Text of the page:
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Candy Companies Now Enjoy Taste of Success : Food: Consumption of chocolates and other sweets is up as the industry tries new marketing approaches.

TIMES STAFF WRITER

Candy really is dandy if you listen to groups such as the Chocolate Manufacturers Assn. It doesn’t cause acne, they say, won’t rot your teeth or make you fat and it doesn’t make kids squirm uncontrollably on long car rides.

Using industry-sponsored medical studies to bolster their claims, U.S. candy makers are persuading American consumers to just say yes to Godiva chocolates, M&M;/Mars, Nestle, Hershey and Brach’s.

In addition, they are reaching out to older candy buyers and the health-conscious with new products and marketing strategies. This Halloween--one of the most important holidays for the candy business--some retailers are seeing the push pay off.

“This is the busiest time of year for us,” said Joan Fernbacher, the owner of Candy Alley in Brentwood. “We get bicyclists coming back from a ride, and we get people who come in and say, ‘I’m on a diet, but I’ll take a small bag of jelly beans or candy corn home anyway.’ ”

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Fernbacher is only one confectioner who is cashing in on the nation’s growing sweet tooth. Candy sales have steadily increased as consumers find they can fit an occasional chocolate bar or other treat into their diets.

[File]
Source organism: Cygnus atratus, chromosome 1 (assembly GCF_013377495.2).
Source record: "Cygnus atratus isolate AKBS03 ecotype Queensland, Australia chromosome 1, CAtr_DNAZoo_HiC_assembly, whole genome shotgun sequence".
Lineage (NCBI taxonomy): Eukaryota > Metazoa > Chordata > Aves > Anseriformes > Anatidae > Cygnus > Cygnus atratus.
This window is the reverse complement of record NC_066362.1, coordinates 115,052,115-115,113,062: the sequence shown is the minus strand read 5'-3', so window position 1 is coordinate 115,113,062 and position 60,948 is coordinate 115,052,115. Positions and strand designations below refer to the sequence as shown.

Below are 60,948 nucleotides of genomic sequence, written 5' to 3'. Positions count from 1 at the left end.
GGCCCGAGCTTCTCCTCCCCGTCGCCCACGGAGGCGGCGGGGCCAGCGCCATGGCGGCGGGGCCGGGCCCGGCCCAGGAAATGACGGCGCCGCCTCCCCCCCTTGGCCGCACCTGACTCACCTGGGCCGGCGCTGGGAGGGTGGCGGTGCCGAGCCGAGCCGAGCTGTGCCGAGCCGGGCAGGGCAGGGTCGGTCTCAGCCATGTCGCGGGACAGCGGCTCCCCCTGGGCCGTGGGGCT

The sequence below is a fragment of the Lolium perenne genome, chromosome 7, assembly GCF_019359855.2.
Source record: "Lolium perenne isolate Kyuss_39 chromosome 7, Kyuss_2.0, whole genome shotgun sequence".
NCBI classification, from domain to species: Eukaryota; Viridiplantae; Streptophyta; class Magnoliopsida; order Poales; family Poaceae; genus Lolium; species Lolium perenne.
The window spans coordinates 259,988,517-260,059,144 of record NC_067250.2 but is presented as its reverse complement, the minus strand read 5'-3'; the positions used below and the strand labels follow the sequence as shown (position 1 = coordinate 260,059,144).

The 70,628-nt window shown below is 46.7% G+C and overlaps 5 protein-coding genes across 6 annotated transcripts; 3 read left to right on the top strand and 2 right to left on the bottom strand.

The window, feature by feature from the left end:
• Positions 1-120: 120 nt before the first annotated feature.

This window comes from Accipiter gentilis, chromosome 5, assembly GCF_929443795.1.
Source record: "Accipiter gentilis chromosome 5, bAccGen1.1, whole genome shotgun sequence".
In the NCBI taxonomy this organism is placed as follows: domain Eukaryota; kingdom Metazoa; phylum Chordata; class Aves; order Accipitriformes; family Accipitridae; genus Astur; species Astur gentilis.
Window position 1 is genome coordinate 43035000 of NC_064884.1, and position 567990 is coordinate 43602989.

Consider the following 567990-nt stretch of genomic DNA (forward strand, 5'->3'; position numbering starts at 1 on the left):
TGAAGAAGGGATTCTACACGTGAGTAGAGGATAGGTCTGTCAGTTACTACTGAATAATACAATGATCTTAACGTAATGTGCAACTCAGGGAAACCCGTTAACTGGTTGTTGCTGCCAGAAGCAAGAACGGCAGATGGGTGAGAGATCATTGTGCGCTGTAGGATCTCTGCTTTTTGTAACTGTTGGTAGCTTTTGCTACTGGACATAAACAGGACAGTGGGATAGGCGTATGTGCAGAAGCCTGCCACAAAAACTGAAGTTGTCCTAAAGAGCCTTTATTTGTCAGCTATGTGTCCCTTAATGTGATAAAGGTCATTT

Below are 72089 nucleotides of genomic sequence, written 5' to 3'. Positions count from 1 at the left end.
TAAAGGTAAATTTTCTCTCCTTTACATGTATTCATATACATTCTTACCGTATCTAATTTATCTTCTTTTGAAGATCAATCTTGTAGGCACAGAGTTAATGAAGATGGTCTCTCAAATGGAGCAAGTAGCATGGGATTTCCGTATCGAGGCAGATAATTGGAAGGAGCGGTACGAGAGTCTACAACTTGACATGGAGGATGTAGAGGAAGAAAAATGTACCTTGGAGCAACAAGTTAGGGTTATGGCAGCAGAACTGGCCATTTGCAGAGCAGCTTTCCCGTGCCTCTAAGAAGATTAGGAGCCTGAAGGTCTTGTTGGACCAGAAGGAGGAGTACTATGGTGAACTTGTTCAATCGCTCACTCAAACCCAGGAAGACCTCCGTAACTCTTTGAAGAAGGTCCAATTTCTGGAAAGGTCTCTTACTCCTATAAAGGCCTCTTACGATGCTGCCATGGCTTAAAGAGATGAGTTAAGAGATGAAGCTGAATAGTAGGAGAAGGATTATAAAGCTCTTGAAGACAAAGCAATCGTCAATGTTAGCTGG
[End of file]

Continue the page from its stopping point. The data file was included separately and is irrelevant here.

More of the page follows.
“There were a lot of health concerns about candy in the ‘70s--it would give you acne and rot your teeth,” said Edward L. Bjornson, executive vice president of the National Candy Brokers Assn. “But people have recognized that there’s a place for confections. It’s not one of the four food groups or a staple in our diet, but it’s an affordable treat you can enjoy in moderation.”

Dietitians began suggesting in the late 1970s that an occasional chocolate bar wouldn’t hurt. After a lag of a decade, health-conscious shoppers began to accept sweets more readily, leading to a proliferation of candy bars and non-chocolate sweets.

Candy manufacturers, while trying to latch on to a new generation of sugar fiends, are tapping an enlarging adult market with higher-priced gourmet candies and sweets that were popular at stores decades ago.

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Candy stores have been finding more middle-aged sweet tooths bellying up to the counter for a Sugar Daddy, Abba-Zabba, Bit ‘o Honey or stick of Beeman’s chewing gum--as they had in their elementary school days, according to industry trade groups.

“For some people, eating candy and chocolate brings back childhood memories,” said Richard T. O’Connell, president of the National Confectioners Assn. “Others use candy as a self-reward. It’s a pause in consumers’ hectic lifestyles.”